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The National Alliance on Mental Illness is pleased to announce its honorees for the 2016 Scientific Research Award to be presented on Thursday evening, November 17 at the National Geographic in Washington, DC. This year’s honorees are three extraordinary neuroscience researchers, who have collaborated closely, using their individual strengths and expertise, to work on the biology underlying schizophrenia. They continue to work together with the scientists in their labs.
Michael C. Carroll, Ph.D, Professor Pediatrics, Head of the Graduate Program in Immunology at Harvard Medical School and Program in Cellular and Molecular Medicine at Boston’s Children’s Hospital;
Steven A. McCarroll, Ph.D., Director of Genetics, Stanley Center for Psychiatric Research at the Broad Institute; and
Beth Stevens, Ph.D., Assistant Professor of Neurology, Harvard Medical School and Boston’s Children’s Hospital.
Dr. Carroll received his Ph.D in Immunology from the UT Southwestern Medical School in Dallas, TX under the direction of Dr. J. Donald Capra in 1980; he subsequently trained in the Biochemistry Department at Oxford U (Oxford, UK). Before becoming Professor of Pediatrics, Harvard Medical School and Senior Investigator of The Immune Disease Institute, he was an Assistant Professor in Pediatrics and the Department of Biological Chemistry at the Children’s Hospital/Harvard Medical School. As an expert on the biochemistry of the complement system, earlier in his career he was the first person to characterize the C4 genes. His lab created the C4 knockout mouse and a number of the experiments that were done.
Dr. McCarroll is an institute member of the Broad Institute and director of genetics for the Broad’s Stanley Center for Psychiatric Research. He is also assistant professor in Harvard Medical School’s Department of Genetics. Dr. McCarroll and the scientists in his lab use genetics, molecular biology, and novel approaches for single-cell analysis to reveal the ways in which genomes vary from person to person and the mechanism by which each variation contributes to human disease. He earned his Ph.D. in neuroscience at the University of California (San Francisco) and completed his postdoctoral fellowship in the lab of David Altshuler (formerly of the Broad, Harvard and MIT) studying human genome variation and the genetic basis of common disease.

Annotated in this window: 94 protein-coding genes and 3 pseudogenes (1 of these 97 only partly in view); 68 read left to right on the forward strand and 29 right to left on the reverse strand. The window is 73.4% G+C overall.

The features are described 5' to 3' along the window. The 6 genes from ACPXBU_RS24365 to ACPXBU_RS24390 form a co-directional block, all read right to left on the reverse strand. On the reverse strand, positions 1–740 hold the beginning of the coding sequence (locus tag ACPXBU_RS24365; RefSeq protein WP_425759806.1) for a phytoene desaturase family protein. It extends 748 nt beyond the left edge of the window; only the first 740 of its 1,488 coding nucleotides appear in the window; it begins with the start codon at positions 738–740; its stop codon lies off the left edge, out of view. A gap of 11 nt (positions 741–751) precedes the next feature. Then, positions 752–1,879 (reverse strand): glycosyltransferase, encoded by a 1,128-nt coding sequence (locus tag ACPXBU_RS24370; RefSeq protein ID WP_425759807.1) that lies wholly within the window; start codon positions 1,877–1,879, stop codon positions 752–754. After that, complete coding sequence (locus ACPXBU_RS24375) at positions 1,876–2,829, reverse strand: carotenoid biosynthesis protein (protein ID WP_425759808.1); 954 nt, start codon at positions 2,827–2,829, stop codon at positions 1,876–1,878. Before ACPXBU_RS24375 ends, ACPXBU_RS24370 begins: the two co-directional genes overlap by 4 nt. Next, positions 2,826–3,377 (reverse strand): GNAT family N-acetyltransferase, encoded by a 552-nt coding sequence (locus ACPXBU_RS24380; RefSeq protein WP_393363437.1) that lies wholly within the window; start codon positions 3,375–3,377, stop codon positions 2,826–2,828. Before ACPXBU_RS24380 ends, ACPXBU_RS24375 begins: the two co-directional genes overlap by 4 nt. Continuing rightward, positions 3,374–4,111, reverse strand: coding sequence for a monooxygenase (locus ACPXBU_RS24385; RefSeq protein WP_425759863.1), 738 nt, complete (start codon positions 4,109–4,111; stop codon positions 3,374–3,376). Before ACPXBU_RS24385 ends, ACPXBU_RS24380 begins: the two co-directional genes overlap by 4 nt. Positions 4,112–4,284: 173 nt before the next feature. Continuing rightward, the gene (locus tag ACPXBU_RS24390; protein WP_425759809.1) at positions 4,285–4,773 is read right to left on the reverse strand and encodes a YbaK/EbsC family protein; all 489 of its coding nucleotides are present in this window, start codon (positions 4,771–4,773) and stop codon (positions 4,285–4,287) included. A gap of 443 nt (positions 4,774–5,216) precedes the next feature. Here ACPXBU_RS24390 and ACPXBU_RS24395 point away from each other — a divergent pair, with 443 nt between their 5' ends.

Dr. Stevens received her Ph.D in neuroscience in 2003 from the University of Maryland, College Park and completed her postdoctoral fellowship at the Stanford University School of Medicine in 2008. She is a recipient of the 2008 Smith Family Award of Excellence in Biomedical Research, a 2010 Dana Foundation Award (Brain and Immunoimaging), and a 2010 Edison Medical Foundation New Scholar in Aging Award. In 2015, she was selected for a MacArthur Foundation Fellowship. Her research focuses on understanding how glial cells interact with neurons to communicate with one another through synapses. They are a crucial component in protecting against diseases like schizophrenia. She did earlier work on synaptic pruning, in which the brain sheds weak or redundant connections between neurons as it matures.
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